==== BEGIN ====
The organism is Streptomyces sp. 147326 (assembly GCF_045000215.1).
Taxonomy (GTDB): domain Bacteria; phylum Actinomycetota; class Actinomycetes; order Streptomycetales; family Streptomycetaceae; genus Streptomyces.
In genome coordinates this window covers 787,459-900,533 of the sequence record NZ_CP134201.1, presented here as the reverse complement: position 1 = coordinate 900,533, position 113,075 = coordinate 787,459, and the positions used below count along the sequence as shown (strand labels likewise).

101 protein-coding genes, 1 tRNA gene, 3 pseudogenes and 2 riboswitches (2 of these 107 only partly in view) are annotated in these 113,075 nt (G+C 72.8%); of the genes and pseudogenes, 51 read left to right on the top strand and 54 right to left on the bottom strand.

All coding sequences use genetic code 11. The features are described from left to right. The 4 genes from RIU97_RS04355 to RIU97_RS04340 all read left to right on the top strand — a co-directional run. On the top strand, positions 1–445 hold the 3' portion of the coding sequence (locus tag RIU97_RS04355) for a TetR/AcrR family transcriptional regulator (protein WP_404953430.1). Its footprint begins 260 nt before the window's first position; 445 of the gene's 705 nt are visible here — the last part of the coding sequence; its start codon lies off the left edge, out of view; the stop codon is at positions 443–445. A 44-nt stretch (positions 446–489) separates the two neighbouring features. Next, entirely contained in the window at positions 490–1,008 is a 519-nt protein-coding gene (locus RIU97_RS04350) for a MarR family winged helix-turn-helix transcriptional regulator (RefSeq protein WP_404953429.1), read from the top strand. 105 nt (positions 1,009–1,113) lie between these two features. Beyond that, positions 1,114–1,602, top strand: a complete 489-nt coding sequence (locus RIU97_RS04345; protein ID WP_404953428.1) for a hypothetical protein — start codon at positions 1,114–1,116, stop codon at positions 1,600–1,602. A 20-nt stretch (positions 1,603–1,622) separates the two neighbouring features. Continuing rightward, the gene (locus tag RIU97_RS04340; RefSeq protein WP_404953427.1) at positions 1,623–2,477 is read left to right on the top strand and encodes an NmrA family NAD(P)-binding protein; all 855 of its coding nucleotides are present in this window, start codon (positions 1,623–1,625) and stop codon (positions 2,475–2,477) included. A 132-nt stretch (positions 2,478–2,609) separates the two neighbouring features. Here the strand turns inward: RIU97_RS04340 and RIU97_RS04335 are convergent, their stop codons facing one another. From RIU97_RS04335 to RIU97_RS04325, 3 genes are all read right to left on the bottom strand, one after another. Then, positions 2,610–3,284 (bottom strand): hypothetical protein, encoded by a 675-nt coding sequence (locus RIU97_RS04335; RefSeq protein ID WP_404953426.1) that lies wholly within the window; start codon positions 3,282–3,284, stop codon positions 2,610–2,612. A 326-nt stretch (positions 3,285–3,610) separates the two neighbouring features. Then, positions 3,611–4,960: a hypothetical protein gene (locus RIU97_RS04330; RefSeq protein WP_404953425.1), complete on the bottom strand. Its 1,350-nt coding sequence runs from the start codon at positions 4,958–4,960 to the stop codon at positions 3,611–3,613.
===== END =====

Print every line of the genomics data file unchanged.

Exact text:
The organism is Streptomyces sp. 147326 (assembly GCF_045000215.1).
Taxonomy (GTDB): domain Bacteria; phylum Actinomycetota; class Actinomycetes; order Streptomycetales; family Streptomycetaceae; genus Streptomyces.
In genome coordinates this window covers 787,459-900,533 of the sequence record NZ_CP134201.1, presented here as the reverse complement: position 1 = coordinate 900,533, position 113,075 = coordinate 787,459, and the positions used below count along the sequence as shown (strand labels likewise).

101 protein-coding genes, 1 tRNA gene, 3 pseudogenes and 2 riboswitches (2 of these 107 only partly in view) are annotated in these 113,075 nt (G+C 72.8%); of the genes and pseudogenes, 51 read left to right on the top strand and 54 right to left on the bottom strand.

All coding sequences use genetic code 11. The features are described from left to right. The 4 genes from RIU97_RS04355 to RIU97_RS04340 all read left to right on the top strand — a co-directional run. On the top strand, positions 1–445 hold the 3' portion of the coding sequence (locus tag RIU97_RS04355) for a TetR/AcrR family transcriptional regulator (protein WP_404953430.1). Its footprint begins 260 nt before the window's first position; 445 of the gene's 705 nt are visible here — the last part of the coding sequence; its start codon lies off the left edge, out of view; the stop codon is at positions 443–445. A 44-nt stretch (positions 446–489) separates the two neighbouring features. Next, entirely contained in the window at positions 490–1,008 is a 519-nt protein-coding gene (locus RIU97_RS04350) for a MarR family winged helix-turn-helix transcriptional regulator (RefSeq protein WP_404953429.1), read from the top strand. 105 nt (positions 1,009–1,113) lie between these two features. Beyond that, positions 1,114–1,602, top strand: a complete 489-nt coding sequence (locus RIU97_RS04345; protein ID WP_404953428.1) for a hypothetical protein — start codon at positions 1,114–1,116, stop codon at positions 1,600–1,602. A 20-nt stretch (positions 1,603–1,622) separates the two neighbouring features. Continuing rightward, the gene (locus tag RIU97_RS04340; RefSeq protein WP_404953427.1) at positions 1,623–2,477 is read left to right on the top strand and encodes an NmrA family NAD(P)-binding protein; all 855 of its coding nucleotides are present in this window, start codon (positions 1,623–1,625) and stop codon (positions 2,475–2,477) included. A 132-nt stretch (positions 2,478–2,609) separates the two neighbouring features. Here the strand turns inward: RIU97_RS04340 and RIU97_RS04335 are convergent, their stop codons facing one another. From RIU97_RS04335 to RIU97_RS04325, 3 genes are all read right to left on the bottom strand, one after another. Then, positions 2,610–3,284 (bottom strand): hypothetical protein, encoded by a 675-nt coding sequence (locus RIU97_RS04335; RefSeq protein ID WP_404953426.1) that lies wholly within the window; start codon positions 3,282–3,284, stop codon positions 2,610–2,612. A 326-nt stretch (positions 3,285–3,610) separates the two neighbouring features. Then, positions 3,611–4,960: a hypothetical protein gene (locus RIU97_RS04330; RefSeq protein WP_404953425.1), complete on the bottom strand. Its 1,350-nt coding sequence runs from the start codon at positions 4,958–4,960 to the stop codon at positions 3,611–3,613.